Liam is the boy, lying in the hospital, in grave condition, a bullet lodged in his head. Otto is his father, a commercial artist whose marriage has collapsed in the wake of the disaster. Paul Griner’s brave novel taps directly into the vein of a uniquely American tragedy: the school shooting. We know these grotesque and sorrowful events too well. Thankfully, the characters in this drama are finely drawn human beings—those who gain our empathy, those who commit the unspeakable acts, and those conspiracy fanatics who launch a concerted campaign to convince the world that the shooting was a hoax.
A story of resilience, repulsion, and the Roaring 20’s based on the little-known history of Carville, America’s only leper colony, by RUSA Award-winning author and registered nurse Amanda Skenandore.
Based on the little-known true story of America’s only leper colony, The Second Life of Mirielle West by RUSA Award-winning author Amanda Skenandore brings vividly to life the Louisiana institution known as Carville, where thousands of people were stripped of their civil rights, branded as lepers, and forcibly quarantined throughout the entire 20th century.
For Mirielle West, a 1920’s socialite married to a silent film star,
The Movement’s founding ideology emphasizes that women should be valued for their inner qualities, spirit, and character, and not for their physical attributes.
Men have been forbidden to be attracted to women on the basis of their bodies. Some continue with unreformed attitudes but many submit—or are sent by their wives and daughters—to the Institute for internment and reeducation. However, the Movement also struggles with women and their “old attitudes,” with many still undergoing illegal cosmetic surgeries and wearing makeup. Our narrator, an unapologetic guard at one of these reeducation facilities, describes how the Movement started,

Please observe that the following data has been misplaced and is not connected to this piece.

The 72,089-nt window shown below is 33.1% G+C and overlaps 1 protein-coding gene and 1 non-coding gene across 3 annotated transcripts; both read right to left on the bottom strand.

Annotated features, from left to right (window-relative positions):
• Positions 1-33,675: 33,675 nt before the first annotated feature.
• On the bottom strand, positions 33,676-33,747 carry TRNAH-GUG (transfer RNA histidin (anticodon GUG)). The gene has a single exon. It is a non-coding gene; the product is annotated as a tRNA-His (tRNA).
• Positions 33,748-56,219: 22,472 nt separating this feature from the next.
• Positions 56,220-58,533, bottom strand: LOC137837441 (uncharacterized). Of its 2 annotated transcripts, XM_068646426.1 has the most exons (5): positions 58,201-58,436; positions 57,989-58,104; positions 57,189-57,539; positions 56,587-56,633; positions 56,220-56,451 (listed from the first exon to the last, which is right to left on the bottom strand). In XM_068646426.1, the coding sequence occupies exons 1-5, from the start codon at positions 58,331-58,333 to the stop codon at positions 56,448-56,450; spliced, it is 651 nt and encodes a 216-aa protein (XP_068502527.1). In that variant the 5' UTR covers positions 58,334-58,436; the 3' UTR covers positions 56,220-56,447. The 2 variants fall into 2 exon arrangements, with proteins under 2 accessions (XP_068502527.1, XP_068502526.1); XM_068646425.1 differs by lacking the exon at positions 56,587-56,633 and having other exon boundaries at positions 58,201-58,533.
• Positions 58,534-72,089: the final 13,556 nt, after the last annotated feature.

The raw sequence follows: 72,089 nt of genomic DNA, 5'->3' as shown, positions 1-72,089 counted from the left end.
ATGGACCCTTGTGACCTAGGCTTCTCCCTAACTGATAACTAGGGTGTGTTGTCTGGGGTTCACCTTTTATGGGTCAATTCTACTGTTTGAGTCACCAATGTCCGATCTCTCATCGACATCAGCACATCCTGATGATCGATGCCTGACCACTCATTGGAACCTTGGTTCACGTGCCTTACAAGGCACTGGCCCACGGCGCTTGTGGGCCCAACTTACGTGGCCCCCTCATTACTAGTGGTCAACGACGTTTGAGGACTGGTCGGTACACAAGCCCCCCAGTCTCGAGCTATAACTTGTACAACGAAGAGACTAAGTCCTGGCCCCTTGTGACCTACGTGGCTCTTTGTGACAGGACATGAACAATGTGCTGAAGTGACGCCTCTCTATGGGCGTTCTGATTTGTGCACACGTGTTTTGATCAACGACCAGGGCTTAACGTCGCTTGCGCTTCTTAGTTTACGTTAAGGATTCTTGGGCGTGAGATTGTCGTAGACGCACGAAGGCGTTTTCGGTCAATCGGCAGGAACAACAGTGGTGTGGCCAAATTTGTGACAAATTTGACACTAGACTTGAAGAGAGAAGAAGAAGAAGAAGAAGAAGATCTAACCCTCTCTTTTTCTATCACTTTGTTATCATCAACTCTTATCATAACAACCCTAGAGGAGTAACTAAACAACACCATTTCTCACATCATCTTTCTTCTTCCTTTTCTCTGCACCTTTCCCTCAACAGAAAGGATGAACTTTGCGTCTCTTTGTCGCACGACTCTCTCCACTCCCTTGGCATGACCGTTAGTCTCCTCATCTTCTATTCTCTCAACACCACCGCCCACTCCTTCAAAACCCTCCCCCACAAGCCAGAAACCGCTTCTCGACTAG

Heather Lende was one of the thousands of women inspired to take an active role in politics during the past few years. Though her entire campaign for assembly member in Haines, Alaska, cost less than $1,000, she won! And tiny, breathtakingly beautiful Haines isn’t the sleepy town it appears to be. Yes, the assembly must stop bears from rifling through garbage on Main Street, but there is also a bitter debate about the fishing boat harbor and a vicious recall campaign that targets three assembly members, including Lende. In Of Bears and Ballots we witness the nitty-gritty of passing legislation,
Two experts of extremist radicalization take us down the QAnon rabbit hole, exposing how the conspiracy theory ensnared countless Americans, and show us a way back to sanity.
In January 2021, thousands descended on the U.S. Capitol to aid President Donald Trump in combating a shadowy cabal of Satan-worshipping pedophiles. Two women were among those who died that day. They, like millions of Americans, believed that a mysterious insider known as “Q” is exposing a vast deep-state conspiracy. The QAnon conspiracy theory has ensnared many women, who identify as members of “pastel QAnon,” answering the call to “save the children.”
This “beautiful novel . . . has echoes of The Great Gatsby”: an immigrant father and his son search for belonging—in post-Trump America, and with each other (Dwight Garner, New York Times).
A deeply personal work about identity and belonging in a nation coming apart at the seams, Homeland Elegies blends fact and fiction to tell an epic story of longing and dispossession in the world that 9/11 made. Part family drama, part social essay, part picaresque novel, at its heart it is the story of a father,